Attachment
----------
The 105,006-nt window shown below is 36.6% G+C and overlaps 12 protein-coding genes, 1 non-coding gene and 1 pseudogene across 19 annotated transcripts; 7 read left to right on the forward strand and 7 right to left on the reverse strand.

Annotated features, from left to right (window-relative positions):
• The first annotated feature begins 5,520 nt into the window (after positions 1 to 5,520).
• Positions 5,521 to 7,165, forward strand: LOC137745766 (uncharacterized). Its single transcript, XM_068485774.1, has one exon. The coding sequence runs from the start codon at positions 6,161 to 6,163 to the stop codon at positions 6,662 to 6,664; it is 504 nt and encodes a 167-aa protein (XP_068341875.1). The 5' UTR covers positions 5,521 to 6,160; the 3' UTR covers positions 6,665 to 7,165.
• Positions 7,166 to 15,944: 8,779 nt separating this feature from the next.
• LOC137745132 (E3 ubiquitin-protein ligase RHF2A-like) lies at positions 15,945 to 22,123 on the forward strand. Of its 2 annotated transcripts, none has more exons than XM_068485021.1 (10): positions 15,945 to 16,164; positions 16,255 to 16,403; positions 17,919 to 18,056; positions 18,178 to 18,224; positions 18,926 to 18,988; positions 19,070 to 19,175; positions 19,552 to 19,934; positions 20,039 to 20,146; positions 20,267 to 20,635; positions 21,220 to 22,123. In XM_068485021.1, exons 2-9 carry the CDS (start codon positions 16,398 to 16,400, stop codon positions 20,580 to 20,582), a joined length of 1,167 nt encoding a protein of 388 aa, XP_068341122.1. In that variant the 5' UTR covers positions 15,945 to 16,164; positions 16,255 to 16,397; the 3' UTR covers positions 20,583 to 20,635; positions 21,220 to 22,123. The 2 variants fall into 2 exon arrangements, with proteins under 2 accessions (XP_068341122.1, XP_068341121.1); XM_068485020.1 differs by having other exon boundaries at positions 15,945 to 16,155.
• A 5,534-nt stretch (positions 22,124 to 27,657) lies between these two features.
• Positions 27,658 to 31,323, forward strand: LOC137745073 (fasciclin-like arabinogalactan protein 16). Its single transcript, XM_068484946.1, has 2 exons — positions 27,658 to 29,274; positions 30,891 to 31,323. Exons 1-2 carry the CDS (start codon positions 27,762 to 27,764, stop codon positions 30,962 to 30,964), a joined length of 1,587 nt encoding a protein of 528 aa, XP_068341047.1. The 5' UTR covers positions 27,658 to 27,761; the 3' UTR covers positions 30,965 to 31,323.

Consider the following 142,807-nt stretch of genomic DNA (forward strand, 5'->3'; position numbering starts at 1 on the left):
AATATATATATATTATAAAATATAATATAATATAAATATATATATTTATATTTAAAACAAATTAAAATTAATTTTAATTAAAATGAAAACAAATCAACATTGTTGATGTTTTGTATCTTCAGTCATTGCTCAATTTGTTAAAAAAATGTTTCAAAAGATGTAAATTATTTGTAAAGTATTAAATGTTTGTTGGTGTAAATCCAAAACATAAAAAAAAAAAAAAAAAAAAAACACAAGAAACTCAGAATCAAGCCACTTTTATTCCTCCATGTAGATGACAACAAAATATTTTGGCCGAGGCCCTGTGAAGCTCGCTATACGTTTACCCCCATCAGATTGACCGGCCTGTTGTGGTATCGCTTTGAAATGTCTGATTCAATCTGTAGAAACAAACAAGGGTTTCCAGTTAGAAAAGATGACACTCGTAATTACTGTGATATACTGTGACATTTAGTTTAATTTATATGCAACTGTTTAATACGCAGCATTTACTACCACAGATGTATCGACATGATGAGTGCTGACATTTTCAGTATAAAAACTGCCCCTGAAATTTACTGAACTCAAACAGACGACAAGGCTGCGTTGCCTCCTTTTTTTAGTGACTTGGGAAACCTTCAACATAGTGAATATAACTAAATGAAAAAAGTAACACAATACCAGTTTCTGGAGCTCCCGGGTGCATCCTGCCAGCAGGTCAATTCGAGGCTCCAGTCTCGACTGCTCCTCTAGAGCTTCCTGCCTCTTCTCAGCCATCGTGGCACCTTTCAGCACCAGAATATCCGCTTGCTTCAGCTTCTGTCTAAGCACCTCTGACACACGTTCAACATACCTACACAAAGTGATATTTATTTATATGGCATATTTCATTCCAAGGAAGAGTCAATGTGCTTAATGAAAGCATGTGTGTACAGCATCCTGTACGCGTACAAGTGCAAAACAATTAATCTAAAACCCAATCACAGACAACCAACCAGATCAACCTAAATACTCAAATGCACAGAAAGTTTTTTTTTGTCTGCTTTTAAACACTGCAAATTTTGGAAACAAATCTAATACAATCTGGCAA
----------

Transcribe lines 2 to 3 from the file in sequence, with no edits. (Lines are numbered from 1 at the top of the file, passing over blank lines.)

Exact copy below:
Annotated features, from left to right (window-relative positions):
• The first annotated feature begins 5,520 nt into the window (after positions 1 to 5,520).